Opinion analysis: New shield against religious bias

Justice Scalia delivers opinion in headscarf case (Art Lien)
A job applicant whose faith dictates a personal practice that may contradict a company’s workplace rules now has a better chance of getting hired, even if the management’s rule is entirely neutral about religion, the Supreme Court ruled on Monday.  If the management has even an inkling about the applicant’s religious views, it may violate federal civil rights law by turning aside that would-be employee while enforcing a job rule, the Court indicated.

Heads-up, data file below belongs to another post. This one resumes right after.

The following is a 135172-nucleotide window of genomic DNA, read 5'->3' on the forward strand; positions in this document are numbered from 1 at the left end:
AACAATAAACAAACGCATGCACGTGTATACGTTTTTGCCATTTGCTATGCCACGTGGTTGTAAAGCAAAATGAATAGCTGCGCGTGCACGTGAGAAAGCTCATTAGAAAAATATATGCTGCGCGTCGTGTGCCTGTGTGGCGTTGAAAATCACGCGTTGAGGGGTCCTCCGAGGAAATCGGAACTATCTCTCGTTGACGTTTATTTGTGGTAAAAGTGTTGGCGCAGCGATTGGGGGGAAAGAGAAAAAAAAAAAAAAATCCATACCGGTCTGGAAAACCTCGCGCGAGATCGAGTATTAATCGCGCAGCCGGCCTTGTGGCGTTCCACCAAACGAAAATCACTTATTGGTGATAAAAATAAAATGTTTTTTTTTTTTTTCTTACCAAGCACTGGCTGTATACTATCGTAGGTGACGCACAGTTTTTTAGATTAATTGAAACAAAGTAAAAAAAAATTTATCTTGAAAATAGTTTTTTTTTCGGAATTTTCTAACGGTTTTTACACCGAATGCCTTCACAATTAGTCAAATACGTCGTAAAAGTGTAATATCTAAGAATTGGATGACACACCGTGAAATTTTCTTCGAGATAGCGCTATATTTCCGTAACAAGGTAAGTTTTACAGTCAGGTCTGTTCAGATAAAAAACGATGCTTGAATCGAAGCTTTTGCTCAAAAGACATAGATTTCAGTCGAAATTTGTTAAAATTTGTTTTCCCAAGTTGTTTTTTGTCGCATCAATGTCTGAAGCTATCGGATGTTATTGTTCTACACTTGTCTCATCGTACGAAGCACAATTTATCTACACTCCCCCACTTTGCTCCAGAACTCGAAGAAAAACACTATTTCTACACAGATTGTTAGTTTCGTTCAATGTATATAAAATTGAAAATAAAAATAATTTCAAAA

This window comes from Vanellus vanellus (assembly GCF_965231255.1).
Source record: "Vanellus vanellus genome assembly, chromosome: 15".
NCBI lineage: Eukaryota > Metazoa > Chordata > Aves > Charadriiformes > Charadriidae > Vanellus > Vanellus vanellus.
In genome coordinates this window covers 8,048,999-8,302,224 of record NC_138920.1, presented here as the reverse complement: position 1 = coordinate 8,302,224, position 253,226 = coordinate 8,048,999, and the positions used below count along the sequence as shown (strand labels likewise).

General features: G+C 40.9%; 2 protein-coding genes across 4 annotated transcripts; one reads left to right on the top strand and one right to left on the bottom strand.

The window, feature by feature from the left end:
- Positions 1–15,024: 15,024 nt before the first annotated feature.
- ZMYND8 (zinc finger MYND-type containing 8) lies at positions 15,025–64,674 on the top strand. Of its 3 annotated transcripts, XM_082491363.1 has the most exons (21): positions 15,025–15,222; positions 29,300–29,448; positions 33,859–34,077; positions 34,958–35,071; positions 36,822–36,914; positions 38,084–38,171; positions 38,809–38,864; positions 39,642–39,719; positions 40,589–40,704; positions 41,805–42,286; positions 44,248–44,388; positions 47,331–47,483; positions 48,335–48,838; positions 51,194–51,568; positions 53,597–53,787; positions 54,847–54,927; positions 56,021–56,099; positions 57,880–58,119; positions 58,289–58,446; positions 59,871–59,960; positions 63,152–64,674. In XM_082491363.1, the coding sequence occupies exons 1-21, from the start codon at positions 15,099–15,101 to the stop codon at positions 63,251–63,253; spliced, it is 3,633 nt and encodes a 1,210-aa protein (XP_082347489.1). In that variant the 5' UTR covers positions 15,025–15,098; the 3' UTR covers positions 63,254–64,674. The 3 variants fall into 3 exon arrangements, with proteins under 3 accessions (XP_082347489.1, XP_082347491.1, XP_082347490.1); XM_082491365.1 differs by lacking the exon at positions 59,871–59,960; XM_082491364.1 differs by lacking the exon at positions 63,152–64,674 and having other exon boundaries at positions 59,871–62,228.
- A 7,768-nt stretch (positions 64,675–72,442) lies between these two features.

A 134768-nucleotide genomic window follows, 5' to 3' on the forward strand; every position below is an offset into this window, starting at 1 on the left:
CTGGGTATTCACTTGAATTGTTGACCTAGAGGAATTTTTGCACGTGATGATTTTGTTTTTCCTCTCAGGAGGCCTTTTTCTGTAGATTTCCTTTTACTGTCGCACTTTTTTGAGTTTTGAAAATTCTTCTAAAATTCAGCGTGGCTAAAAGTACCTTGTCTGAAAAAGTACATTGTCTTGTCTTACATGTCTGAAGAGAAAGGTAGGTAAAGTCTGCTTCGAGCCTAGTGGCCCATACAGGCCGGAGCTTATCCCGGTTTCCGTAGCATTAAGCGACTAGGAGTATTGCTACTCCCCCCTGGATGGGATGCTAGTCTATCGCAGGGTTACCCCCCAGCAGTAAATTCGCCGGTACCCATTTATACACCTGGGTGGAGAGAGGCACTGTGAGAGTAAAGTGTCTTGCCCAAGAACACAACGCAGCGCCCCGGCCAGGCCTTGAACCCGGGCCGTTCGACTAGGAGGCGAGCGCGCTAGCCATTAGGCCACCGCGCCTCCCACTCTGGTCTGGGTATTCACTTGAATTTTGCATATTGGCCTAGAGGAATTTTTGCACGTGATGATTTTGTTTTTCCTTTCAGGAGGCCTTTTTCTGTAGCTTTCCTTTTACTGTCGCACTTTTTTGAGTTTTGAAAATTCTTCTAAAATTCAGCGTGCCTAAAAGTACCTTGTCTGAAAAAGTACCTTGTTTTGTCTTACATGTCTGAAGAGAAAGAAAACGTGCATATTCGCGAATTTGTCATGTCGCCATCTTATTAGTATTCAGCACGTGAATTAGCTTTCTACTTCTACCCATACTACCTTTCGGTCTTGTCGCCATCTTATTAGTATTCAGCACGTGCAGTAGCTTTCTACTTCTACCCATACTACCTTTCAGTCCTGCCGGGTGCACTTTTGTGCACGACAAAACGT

The eight-to-one ruling in Equal Employment Opportunity Commission v. Abercrombie & Fitch Stores gave a strong new level of civil rights protection against religious bias in employment.  The case involved a  young Muslim woman who wears a head scarf as a matter of her faith; she sued after failing to get hired at a “preppy” clothing store at a shopping mall in Tulsa seven years

Original SCOTUS article

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